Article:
The German regulators have given Volkswagen the green light to mend around 1.1 million diesels affected by the emissions cheating scandal.
Germany’s Federal Motor Transport Authority finally approved last week Volkswagen’s technical solution for 800,000 over polluting cars powered by the 2.0 diesel engine, out of the 8.5 million vehicles affected by the emissions scandal in Europe. And this week, the automaker said it has been also granted with the “ok” for further 1.1 million cars of VW’s core brand, its commercial vehicles and some Audi premium units, all fitted with the EA 189 2.0-litre TDI units. Among the models that will soon have to go back to dealers there are Tiguan SUV, Caddy van, A4, A5, A6 and Q5 models. The German regulators have approved fixes for more than 2.5 million of the Group’s cars so far, a software modification that KBA says will not alter fuel consumption levels, performance figures or noise emissions of the affected models.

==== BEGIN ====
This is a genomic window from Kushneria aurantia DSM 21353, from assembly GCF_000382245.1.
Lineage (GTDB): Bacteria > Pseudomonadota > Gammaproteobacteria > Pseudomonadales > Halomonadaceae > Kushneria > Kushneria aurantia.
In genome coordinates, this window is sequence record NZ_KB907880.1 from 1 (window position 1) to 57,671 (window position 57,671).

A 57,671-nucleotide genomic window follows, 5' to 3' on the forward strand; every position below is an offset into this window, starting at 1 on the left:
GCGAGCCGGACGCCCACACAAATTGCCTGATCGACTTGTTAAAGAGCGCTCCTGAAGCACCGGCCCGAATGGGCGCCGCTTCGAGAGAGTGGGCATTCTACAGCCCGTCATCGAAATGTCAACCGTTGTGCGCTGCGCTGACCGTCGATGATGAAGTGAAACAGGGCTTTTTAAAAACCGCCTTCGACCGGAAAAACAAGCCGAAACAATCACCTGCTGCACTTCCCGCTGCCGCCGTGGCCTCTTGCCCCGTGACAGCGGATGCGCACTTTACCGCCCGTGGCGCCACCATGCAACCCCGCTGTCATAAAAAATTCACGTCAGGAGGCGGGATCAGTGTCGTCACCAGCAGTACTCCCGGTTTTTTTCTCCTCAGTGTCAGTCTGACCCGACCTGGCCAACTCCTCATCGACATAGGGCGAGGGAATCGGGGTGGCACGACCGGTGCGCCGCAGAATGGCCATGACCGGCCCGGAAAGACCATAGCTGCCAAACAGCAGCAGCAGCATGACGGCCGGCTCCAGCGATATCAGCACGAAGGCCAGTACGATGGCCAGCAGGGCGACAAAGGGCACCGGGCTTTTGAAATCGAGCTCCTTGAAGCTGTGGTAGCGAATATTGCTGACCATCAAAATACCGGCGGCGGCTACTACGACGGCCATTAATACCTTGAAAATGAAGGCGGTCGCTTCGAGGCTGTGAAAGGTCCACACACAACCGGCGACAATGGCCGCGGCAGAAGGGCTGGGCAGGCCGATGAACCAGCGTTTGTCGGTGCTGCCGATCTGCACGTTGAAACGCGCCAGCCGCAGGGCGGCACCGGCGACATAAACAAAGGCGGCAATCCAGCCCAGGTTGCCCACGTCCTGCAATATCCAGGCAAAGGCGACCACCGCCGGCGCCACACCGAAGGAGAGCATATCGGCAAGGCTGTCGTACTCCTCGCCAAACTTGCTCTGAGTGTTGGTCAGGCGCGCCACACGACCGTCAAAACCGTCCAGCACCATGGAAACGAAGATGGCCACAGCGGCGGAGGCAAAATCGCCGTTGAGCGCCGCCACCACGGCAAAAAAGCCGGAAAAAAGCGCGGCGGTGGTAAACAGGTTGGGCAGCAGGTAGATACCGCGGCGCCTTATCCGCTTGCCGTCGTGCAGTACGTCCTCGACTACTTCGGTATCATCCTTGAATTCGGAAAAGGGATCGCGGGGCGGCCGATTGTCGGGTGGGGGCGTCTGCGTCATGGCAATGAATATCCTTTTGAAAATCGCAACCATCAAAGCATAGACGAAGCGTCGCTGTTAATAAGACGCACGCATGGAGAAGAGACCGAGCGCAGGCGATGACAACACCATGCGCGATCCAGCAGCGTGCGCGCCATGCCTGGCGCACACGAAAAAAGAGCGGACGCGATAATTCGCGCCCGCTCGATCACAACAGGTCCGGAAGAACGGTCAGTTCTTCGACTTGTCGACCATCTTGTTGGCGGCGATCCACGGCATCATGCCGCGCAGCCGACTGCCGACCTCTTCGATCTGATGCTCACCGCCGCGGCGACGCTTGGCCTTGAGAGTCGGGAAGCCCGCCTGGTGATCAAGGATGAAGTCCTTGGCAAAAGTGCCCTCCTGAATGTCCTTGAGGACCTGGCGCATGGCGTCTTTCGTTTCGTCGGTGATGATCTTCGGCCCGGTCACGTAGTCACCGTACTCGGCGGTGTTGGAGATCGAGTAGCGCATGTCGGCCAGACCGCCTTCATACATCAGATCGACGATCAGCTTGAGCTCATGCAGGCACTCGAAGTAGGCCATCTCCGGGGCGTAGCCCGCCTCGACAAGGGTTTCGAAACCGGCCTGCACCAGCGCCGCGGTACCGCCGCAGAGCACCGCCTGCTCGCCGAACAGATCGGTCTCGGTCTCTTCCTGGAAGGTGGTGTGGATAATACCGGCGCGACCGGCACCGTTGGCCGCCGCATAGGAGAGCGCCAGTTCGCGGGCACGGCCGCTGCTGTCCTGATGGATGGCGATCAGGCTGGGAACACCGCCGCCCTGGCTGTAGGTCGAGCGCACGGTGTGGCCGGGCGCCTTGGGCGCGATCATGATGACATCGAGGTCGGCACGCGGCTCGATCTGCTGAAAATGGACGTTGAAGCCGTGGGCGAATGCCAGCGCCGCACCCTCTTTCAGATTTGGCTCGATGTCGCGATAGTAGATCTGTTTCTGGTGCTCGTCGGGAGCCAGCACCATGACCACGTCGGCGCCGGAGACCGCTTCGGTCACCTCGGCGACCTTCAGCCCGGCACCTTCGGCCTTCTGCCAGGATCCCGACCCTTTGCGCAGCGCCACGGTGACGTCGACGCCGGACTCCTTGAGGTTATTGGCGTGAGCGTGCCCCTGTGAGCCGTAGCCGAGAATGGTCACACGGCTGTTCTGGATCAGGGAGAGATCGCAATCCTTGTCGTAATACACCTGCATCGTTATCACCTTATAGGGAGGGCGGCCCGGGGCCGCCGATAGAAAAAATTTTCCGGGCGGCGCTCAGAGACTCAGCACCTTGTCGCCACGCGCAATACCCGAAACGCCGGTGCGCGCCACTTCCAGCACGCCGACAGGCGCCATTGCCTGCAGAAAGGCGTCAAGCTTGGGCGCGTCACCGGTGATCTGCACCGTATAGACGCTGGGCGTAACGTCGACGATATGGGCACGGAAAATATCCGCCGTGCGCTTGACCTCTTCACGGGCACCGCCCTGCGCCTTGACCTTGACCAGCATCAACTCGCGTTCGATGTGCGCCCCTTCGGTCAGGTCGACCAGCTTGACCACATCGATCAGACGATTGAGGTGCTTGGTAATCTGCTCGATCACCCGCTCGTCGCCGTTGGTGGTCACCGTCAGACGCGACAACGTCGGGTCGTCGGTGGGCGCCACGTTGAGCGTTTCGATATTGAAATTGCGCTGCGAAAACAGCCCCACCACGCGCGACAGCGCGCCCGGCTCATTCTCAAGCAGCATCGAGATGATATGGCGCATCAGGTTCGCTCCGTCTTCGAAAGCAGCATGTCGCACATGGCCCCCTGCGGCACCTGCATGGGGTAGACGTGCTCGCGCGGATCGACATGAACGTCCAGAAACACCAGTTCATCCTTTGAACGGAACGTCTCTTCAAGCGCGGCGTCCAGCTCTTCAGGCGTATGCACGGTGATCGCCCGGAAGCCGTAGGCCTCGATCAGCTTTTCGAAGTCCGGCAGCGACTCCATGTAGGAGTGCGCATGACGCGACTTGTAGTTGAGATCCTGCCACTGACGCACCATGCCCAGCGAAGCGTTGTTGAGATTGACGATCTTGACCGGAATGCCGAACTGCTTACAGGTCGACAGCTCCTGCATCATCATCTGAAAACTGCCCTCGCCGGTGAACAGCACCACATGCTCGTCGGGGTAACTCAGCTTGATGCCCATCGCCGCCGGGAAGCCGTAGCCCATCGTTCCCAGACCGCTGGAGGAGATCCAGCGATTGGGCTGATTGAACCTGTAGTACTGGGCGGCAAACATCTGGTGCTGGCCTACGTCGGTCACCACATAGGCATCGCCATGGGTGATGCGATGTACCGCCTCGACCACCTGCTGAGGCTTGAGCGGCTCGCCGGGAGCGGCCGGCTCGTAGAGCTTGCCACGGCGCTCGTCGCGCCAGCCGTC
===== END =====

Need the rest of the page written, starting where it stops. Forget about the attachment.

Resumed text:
Given the fact that the green light for the 2.0-litre diesels has been granted just now, the launch of the recall campaign for the affected cars with the smaller 1.2-litre TDI EA189 units will consequently be delayed, as it was initially planned for the second quarter of the year. The final stage of the campaign implies fixes for the cars powered by the 1.6-litre diesel. If the 2.0-litre and the 1.2-litre engines only need a software update, the technical solution for the 1.6 units requires a hardware fix.